This happens more often among other pet owners, mainly in China, due to demand and profit. In addition, I believe that wool processing is often shaken up. Counterfeiting of wool has reached terrible proportions. The raw material is, for example, extended with silicone or other synthetic materials so that the wool shines more. There is also wool that is coated with acid - sheep's wool - and mixed with cashmere. You can feel this because the cashmere is soapy and slippery. In terms of price, the products are also a complete no-go; these costs are not technically possible.

Where does Verena von Eschenbach produce and what makes the brand different?

We produce exclusively in Outer Mongolia, which is where I ended up in my search for the best cashmere. Additionally, we have a weaver in Nepal who weaves our shawls and blankets. Collaboration only works well if you work intensively together, stay on site and keep in touch. By disclosing the entire supply chain right up to the product handover to the customer, I can present the process transparently. This way we can show that we have nothing to hide and that we work fairly. Although there are certifications for sustainable cashmere, most of them are very expensive and animal owners often cannot afford them. Only through personal presence and cooperation with the animal owners can I keep my promise.

Verene von Eschenbach - blankets

Source & Copyright by Verena von Eschenbach

What was the biggest challenge on the path to sustainable and fair cashmere?

The most difficult part was to represent my point of view alongside the many cahsmere companies that have been operating in the area for over 20 years. We work differently, we work sustainably - maintaining this was a huge challenge and still is. Next year we'll be ten years old and it's been a tough road, but it's been very exciting, exciting and, above all, important. We have worked sustainably and ethically from the start. For example, right from the start there was no plastic in the packaging. But you have to work on something like this regularly so that it works well.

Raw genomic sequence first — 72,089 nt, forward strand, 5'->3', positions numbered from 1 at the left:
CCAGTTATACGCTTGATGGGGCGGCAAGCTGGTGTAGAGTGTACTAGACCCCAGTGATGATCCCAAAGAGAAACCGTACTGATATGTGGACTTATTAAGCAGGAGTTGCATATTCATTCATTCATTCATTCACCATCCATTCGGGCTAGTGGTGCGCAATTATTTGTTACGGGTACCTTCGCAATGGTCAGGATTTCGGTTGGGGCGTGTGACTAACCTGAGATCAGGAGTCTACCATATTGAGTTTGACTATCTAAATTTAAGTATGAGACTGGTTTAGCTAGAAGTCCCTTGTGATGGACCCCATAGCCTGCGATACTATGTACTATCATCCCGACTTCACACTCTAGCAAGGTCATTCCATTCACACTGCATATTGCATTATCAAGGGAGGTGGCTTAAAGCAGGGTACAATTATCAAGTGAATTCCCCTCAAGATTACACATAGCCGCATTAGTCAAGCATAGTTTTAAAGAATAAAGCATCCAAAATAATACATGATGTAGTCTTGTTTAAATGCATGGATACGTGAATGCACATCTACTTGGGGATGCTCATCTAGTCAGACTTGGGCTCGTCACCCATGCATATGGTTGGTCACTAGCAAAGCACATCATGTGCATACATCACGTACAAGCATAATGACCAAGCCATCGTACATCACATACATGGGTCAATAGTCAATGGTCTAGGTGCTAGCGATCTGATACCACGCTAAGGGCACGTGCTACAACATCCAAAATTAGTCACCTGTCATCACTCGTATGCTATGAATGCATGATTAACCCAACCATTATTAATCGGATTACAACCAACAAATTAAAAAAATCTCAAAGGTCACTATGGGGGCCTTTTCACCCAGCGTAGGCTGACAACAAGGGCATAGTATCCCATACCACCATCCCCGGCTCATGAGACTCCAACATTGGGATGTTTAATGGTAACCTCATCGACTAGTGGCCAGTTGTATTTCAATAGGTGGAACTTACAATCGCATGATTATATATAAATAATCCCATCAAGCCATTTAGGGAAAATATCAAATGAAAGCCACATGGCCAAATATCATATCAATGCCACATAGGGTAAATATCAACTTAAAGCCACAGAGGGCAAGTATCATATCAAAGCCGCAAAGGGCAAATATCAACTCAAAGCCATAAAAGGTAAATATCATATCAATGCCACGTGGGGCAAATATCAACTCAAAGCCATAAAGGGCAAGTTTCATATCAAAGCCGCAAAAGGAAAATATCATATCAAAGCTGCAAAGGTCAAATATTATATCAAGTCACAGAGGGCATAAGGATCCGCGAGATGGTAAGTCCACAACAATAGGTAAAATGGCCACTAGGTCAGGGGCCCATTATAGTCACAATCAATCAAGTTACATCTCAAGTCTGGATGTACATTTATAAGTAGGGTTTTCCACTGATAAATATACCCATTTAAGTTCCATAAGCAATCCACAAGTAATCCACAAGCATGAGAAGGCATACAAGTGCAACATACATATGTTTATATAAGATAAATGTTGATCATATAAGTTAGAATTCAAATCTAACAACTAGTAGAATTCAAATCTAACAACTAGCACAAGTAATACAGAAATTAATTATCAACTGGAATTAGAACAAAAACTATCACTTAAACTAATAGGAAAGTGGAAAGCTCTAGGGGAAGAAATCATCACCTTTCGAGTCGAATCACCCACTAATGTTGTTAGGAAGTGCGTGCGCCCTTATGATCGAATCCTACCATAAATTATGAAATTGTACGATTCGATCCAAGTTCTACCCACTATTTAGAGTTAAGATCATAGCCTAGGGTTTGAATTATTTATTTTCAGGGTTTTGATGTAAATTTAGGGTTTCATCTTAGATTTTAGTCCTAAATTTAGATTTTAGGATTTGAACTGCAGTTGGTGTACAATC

Which values ​​are particularly important to you?

In any case, it's honesty. Respect for the people, for the employees, for the suppliers, for the people who make it possible for me to process the wool. Balance, politeness, love. Love is very important, towards animals, nature and people, even if I don't know them. The loving, careful respect of meeting each other on an equal level and of course appreciating each other. Appreciation is an absolute must.

Verene von Eschenbach - clothing

Source & Copyright by Verena von Eschenbach

Do you want to make a statement with your brand? How does the fashion industry have to change in the future?

I think it takes a lot of conversations between people. This cannot be replaced by online programs or anything similar. You also have to ask questions, which is essential for all sides as it provides important answers. It's not enough to just carry on in the fashion industry as in previous years. The question is therefore: How do the trends have to develop so that they distance themselves from this problem? For example, what happens to the products when they are no longer worn?

I believe that the microplastic issue, the plastic packaging, the fast pace of life must change so that people are told that clothes can be repaired and worn longer and have a longer validity through new combinations.

Thank you very much for the interview Verena Ebner von Eschenbach.


Always informed about the latest lifestyle trends, architecture, design & interior, as well as current technologies around sustainability.